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Bridgerton Wedding Ring: Get the Bridgerton Betrothal Look with Pearls and Rubies

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The Bridgerton wedding, of the Duke of Hastings and Daphne Bridgerton
The Bridgerton wedding had us fanning heavily, especially this moment (Courtesy Netflix)

The Netflix Original Series Bridgerton is the talk of the ‘ton,’ and we are quite smitten with the Duke of Hastings’ choice of betrothal ring. It is pearl-forwarded, blessed with color in what appears to be either rubies or garnets, and set in a warm yellow gold mount, clearly handcrafted, as was the only way of the time.

Let’s take a look at the Bridgerton wedding ring and how you can get the Bridgerton betrothal look with a selection of Georgian and Victorian pieces we’ve selected from around the web.

The Bridgerton Wedding Ring Up Close

Bridgerton wedding ring in pearl and ruby or garnet
The Bridgerton wedding ring features four pearls with what appear to be ruby or garnet accent stones and a modest diamond in the center (Courtesy Netflix)

As is evident in the Bridgerton Netflix series, Georgian period betrothal etiquette entailed the gifting of a betrothal ring to the bride to be. Typically, this occurred before the wedding ceremony—as accurately conveyed in “Bridgerton: The Duke & I,” the book by Julia Quinn from which the first season of the television series is based. The Netflix series crew, however, chose to have the ring conveyed during the wedding ceremony, giving the story a modern touch. As is characteristic of the cinematics of the series, the ring is not a focus of the scene. The focus is on the intensity shared between the bride and groom, Daphne Bridgerton and Simon Basset, the Duke of Hastings. The intensity is palpable, and we admire the focus… but, girl, we wanted to see that ring!

Two episodes later, we finally got the full-on view we wanted to see of the ring, when Daphne is pounding away on the piano after the couple’s first marital issue arises. There she was in all her glory: a four-pearl Georgian goddess, accented with pinkish-red colored stones, likely either rubies or garnets, and a tiny, central diamond—all set in yellow gold, likely of 18 karat purity, typical of the Georgian era

Bridgerton Wedding Ring in Pearls and Rubies in Yellow Gold
Bridgerton is the talk of the ‘ton.’ But have you taken a closer look at Daphne’s betrothal ring? (Courtesy Netflix)

In the Georgian era, betrothal rings acted much like engagement rings do today—as a sign of commitment leading up to the wedding. They were also often conveyed as a sign of wealth. In the case of Simon and Daphne, we dare say the Duke of Hastings opted for a signal of romance and care with his gift of pearls, a most delicate choice. The pink colored stones add a sense of love and tenderness to the look, while the modest central diamond hints at the sensitive and intimate connection the couple shares. 

Get the Bridgerton Betrothal Look

Get the look of the Bridgerton wedding ring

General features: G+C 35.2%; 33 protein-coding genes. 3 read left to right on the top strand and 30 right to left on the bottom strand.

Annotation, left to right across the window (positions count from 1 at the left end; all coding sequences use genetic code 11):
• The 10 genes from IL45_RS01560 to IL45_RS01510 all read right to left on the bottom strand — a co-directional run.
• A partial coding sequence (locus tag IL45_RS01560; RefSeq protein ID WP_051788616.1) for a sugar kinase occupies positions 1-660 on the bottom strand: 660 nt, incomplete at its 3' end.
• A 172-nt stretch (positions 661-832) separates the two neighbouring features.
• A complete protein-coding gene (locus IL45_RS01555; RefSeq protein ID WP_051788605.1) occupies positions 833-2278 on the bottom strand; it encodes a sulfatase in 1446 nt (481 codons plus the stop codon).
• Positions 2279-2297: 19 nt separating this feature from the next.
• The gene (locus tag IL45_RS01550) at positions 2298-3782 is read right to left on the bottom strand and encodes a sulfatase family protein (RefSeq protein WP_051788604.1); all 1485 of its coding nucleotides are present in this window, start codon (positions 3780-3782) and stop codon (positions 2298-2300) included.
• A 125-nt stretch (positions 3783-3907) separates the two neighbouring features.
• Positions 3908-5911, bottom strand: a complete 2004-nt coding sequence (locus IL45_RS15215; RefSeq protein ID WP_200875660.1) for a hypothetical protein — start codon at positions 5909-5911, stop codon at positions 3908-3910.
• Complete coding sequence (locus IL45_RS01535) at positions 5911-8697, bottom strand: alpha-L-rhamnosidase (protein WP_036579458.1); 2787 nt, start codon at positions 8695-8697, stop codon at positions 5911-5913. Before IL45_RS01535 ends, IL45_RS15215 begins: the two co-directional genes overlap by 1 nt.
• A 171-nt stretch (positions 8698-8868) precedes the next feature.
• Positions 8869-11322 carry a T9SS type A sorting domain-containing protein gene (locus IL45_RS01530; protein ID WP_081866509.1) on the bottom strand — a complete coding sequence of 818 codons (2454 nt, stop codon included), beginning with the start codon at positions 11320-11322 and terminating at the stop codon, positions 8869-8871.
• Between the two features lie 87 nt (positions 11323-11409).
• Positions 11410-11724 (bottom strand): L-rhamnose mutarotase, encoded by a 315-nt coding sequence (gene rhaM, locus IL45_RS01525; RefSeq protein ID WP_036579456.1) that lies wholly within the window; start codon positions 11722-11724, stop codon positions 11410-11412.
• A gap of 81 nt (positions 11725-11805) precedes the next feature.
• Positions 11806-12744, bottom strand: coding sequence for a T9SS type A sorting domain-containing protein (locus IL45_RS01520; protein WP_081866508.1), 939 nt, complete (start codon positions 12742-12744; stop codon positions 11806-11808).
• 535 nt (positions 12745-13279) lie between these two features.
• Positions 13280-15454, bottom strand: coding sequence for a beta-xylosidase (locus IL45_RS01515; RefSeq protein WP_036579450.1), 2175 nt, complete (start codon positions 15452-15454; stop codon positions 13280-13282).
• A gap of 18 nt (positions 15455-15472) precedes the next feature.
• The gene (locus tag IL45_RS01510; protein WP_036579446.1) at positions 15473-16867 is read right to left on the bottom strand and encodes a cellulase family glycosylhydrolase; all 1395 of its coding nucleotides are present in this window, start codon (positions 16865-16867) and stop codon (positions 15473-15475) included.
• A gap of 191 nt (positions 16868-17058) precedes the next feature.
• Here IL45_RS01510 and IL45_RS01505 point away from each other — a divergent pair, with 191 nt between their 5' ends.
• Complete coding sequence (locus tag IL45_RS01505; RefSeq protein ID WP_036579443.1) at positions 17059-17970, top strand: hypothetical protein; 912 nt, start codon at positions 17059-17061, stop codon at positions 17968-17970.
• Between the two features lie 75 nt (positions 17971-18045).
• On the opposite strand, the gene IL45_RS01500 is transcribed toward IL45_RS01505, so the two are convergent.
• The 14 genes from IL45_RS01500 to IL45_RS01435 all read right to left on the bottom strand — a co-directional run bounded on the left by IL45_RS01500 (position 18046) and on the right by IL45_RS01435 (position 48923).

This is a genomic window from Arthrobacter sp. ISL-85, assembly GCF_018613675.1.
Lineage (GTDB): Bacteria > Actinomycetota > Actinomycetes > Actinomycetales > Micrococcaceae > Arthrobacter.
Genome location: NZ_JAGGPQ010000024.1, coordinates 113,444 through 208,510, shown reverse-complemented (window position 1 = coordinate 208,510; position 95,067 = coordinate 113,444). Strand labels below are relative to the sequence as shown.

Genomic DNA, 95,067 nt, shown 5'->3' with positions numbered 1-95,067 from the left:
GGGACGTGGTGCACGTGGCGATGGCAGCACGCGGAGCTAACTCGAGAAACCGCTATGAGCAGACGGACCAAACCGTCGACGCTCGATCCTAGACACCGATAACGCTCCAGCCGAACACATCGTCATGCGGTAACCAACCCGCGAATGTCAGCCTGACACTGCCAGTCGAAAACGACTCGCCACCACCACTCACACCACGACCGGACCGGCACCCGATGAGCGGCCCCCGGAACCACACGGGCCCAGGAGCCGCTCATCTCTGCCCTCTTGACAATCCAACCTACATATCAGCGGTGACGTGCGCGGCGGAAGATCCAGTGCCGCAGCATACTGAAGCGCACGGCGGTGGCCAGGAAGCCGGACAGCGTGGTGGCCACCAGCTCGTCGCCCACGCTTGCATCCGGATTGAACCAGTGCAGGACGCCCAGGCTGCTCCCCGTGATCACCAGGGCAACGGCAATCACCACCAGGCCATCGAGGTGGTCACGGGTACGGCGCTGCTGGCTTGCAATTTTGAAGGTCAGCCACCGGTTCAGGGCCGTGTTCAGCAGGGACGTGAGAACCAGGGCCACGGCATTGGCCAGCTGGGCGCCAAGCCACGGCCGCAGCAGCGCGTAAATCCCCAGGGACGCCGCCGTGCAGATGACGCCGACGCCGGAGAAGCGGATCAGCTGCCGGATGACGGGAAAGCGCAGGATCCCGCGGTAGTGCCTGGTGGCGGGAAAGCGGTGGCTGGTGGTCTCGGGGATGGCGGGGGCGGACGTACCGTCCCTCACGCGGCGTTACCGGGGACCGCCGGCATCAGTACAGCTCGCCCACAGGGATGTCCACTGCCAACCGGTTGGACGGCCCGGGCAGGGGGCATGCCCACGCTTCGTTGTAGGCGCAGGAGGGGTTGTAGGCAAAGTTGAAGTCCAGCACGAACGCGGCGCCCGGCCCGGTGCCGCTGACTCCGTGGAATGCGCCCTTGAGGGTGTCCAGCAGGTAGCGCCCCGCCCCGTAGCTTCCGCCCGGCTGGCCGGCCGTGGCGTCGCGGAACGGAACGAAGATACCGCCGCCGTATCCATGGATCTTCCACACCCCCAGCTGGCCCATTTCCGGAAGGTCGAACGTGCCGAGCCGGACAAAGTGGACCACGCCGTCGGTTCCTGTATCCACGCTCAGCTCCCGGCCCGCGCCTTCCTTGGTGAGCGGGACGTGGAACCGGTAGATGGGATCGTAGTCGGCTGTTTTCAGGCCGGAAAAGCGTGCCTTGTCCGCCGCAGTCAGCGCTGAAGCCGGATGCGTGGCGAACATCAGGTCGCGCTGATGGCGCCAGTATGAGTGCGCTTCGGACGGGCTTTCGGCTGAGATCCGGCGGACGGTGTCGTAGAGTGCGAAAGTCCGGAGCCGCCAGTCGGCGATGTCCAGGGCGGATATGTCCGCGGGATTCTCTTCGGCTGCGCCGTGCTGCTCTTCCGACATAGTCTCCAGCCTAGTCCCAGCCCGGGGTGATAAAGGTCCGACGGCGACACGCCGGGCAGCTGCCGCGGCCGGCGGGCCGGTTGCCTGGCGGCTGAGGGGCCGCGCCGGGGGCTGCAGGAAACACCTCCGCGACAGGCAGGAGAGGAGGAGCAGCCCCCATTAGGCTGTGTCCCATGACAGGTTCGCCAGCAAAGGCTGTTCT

Get Daphne Bridgerton’s betrothal look with one of these antique rings (Courtesy Bentley & Skinner, Victoria Sterling, Wilson’s Estate Jewelry, and Victoria Sterling)

Antique rings captivate our imaginations, because they come with stories and past lives of their own. Like each of us, they arrive with a history. Oh, the stories an antique ring could tell.

For Daphne Bridgerton, pearls, pink stones, and a modest diamond tell the story of simple and pure love. Diamonds may be forever, but there are a million other stones that convey the more realistic and beautiful love stories to have graced the earth.

While we don’t have any Bridgerton-esque wedding rings in stock at Edith & Aster at the moment, we scoured the web and found four stunning rings (above) that fit the bill. All feature high-carat yellow gold with pearls and are accented with colored stoned and/or diamonds.

One thing you won’t hear in the fairy tales is the importance of care when dealing with Georgian era rings and soft stones, such as pearl. Pearls are very easy to scratch or shatter, as they are one of the softest materials on the Mohs hardness scale. Where diamonds are a 10 (out of 10) and ruby and sapphires are a 9, the pearl ranks at a 2.5-4, depending on the stone itself. As a result, pearl might not be the most suitable ring stone choice for anyone who works with their hands or plans on wearing the ring on a daily basis. (Of course, that didn’t stop Ariana Grande.) Similarly, Georgian jewelry should also be handled with care—these pieces are 200 to 300 years old… they should be treated as such!

Fine, antique jewelry is a joy, and we loved seeing the vibrant period pieces represented in the Bridgerton series. For those who read the book, you might be shocked to find that the pearl betrothal ring was not accurate to the author’s original intent. In the book it was an emerald and diamonds in white gold, a choice that rings more true to contemporary design than the Georgian era, in fact. So, good on Netflix for departing from Quinn’s original choice. Nevertheless, for your reading and gossip pleasure: 

“Nestled in the box was a stunning band of white gold, adorned with a large, marquis-cut emerald, flanked on either side by a single, perfect diamond. It was the most beautiful piece of jewelry Daphne had ever seen, brilliant but elegant, obviously precious but not overly showy.” (Page 244)

What’s evident to us from both the Bridgerton book and television series is that the colorful and storied wedding and engagement jewelry of the past certainly certainly has breathed passion and life into the world. May contemporaries take a cue from Simon and Daphne and add a touch of personality to their engagement rings and wedding bands of choice!

What’s your take on the Bridgerton wedding ring? Find us on social media and let us know!

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